07 June 2007

Ciao to Arms

Yesterday, when my train pulled in to Paddington and cleaners descended on it as they often do before I have quite finished whatever I was doing to amuse mself on the journey (writing a case note on a judgment of the Court of Appeal on ownership of employee inventions, as it happens), the girl collecting rubbish in my carriage makes her mark by saying "grazie" to a passenger who hands her a coffee cup for disposal.

In the pocket in front of the seat next to mine she finds a book, and holds it out to me asking (in English) whether it's mine. No, I say, but it's a very good book: she offers it to me, which is hardly the way to deal with lost property, but I decline - "I've read it" - and she puts it in her pocket. If she keeps it, she's saved herself precisely 10 pence in a charity shop, for it was an ancient paperback edition. Probably she's doing this menial job far from home with a view to improving her English, and she'll benefit from reading it.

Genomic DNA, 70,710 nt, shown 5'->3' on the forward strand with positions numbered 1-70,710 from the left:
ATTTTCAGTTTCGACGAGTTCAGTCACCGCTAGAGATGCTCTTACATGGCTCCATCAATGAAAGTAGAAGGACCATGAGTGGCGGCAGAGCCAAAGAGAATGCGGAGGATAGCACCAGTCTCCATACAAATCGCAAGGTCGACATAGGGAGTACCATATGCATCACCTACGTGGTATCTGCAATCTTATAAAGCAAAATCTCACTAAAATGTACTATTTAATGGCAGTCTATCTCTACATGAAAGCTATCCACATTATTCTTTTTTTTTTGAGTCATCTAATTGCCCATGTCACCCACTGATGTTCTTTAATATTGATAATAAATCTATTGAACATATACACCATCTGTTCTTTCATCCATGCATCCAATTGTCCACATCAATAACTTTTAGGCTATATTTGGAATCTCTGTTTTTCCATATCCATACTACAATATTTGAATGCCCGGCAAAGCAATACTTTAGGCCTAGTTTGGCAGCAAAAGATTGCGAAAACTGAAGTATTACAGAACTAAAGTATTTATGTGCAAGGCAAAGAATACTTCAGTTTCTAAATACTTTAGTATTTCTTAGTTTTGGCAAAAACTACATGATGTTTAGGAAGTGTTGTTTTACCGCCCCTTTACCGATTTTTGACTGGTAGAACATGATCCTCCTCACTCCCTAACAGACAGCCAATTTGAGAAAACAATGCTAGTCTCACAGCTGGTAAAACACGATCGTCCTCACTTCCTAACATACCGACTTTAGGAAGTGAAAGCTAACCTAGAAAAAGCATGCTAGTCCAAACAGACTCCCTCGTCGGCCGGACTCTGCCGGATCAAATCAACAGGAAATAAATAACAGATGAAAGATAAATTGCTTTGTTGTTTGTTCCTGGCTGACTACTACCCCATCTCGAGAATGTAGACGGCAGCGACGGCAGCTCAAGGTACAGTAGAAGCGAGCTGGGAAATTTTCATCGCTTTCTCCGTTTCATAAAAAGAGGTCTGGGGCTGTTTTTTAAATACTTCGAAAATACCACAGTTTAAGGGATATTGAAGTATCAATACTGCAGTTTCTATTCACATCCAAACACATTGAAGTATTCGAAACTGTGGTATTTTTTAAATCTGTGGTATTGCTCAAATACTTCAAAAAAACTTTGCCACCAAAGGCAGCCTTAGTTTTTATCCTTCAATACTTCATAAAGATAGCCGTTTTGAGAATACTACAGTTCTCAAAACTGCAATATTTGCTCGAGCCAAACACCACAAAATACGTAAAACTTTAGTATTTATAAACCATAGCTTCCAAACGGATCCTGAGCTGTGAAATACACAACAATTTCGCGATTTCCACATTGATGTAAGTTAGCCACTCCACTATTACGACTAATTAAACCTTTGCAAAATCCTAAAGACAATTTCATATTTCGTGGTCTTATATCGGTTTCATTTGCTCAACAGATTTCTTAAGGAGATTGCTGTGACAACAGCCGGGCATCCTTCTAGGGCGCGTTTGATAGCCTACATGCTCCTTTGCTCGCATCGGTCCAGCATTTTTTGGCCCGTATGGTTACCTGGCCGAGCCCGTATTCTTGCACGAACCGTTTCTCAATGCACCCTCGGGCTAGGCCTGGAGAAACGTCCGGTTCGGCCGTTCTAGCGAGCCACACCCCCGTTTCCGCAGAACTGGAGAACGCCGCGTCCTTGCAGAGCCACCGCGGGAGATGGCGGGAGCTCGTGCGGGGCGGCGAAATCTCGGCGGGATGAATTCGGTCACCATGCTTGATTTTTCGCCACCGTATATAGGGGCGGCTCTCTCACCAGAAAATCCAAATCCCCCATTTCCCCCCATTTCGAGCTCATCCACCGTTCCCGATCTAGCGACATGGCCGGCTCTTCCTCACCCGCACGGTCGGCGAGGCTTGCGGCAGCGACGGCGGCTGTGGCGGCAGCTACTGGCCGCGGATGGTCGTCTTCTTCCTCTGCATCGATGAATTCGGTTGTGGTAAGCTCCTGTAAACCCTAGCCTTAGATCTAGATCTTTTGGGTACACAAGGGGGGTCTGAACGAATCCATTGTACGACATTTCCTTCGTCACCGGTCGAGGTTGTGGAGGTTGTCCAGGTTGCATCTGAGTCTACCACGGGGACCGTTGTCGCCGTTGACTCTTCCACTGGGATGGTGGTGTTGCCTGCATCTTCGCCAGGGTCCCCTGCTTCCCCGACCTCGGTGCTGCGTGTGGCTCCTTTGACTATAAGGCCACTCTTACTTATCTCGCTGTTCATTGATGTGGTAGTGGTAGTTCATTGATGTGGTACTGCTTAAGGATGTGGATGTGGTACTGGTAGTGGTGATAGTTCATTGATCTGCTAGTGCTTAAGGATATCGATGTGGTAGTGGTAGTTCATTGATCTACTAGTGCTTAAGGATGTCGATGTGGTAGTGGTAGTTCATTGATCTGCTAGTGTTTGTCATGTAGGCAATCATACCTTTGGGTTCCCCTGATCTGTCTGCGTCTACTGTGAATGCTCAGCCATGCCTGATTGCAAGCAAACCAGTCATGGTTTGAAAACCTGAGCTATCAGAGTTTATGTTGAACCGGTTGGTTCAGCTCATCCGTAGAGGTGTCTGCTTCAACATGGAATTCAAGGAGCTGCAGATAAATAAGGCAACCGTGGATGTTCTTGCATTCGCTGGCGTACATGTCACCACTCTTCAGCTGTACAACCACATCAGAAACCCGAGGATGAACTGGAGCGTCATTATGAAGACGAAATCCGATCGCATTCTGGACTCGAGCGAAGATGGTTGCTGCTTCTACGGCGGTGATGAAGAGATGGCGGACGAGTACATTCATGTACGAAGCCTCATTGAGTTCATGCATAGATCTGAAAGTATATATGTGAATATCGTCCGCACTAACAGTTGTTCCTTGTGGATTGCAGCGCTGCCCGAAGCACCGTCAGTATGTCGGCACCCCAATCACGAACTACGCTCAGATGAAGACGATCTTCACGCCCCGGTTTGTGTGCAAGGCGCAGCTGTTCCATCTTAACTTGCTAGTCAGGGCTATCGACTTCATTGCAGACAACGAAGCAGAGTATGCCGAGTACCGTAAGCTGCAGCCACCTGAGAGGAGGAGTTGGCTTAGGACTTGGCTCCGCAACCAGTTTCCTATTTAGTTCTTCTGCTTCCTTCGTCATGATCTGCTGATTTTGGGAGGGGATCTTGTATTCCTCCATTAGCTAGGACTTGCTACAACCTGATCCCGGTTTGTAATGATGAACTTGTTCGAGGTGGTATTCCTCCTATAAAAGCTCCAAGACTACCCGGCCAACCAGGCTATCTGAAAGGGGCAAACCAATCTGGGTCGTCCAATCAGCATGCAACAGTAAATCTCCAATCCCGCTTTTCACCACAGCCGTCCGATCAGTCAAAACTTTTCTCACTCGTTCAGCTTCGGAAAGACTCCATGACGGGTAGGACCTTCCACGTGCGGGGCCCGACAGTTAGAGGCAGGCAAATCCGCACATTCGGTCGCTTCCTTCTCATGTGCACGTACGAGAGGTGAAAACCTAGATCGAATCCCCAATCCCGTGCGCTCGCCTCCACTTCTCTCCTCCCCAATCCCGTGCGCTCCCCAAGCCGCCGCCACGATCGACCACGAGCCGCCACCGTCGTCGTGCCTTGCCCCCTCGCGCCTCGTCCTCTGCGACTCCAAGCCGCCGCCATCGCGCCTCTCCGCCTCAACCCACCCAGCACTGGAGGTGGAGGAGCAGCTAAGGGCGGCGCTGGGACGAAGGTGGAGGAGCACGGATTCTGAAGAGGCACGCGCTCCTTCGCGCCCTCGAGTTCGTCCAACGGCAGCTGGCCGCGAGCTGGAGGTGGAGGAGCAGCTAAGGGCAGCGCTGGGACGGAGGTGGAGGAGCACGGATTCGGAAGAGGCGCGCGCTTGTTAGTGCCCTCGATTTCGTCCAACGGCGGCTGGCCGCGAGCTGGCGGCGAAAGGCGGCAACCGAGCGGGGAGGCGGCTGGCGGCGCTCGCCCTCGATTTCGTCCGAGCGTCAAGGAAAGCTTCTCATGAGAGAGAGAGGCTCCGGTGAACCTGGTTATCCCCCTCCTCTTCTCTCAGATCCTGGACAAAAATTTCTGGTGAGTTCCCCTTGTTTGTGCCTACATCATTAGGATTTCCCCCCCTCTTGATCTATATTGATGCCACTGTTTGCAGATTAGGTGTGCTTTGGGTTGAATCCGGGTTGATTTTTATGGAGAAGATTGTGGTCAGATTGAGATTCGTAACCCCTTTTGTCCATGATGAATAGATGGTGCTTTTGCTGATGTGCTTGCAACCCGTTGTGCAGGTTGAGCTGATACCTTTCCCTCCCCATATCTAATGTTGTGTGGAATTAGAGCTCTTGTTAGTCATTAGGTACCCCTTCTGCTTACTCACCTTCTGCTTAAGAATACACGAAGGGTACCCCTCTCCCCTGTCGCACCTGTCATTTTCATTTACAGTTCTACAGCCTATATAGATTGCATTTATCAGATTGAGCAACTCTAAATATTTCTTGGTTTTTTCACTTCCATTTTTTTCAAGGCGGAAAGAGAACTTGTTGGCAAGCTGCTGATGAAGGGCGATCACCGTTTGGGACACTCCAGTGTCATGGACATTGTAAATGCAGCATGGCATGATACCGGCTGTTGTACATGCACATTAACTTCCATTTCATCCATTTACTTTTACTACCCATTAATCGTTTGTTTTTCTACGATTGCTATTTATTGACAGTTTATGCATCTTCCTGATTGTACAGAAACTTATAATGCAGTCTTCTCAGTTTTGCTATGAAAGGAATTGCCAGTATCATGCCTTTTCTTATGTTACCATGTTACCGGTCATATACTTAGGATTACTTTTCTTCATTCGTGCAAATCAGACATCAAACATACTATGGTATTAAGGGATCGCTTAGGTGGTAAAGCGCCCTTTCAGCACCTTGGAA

"Ciao!" she calls as I leave the train. A few moments later, it occurs to me that perhaps my recommendation was misplaced - the Italian army didn't come out of A Farewell to Arms very well, did they?

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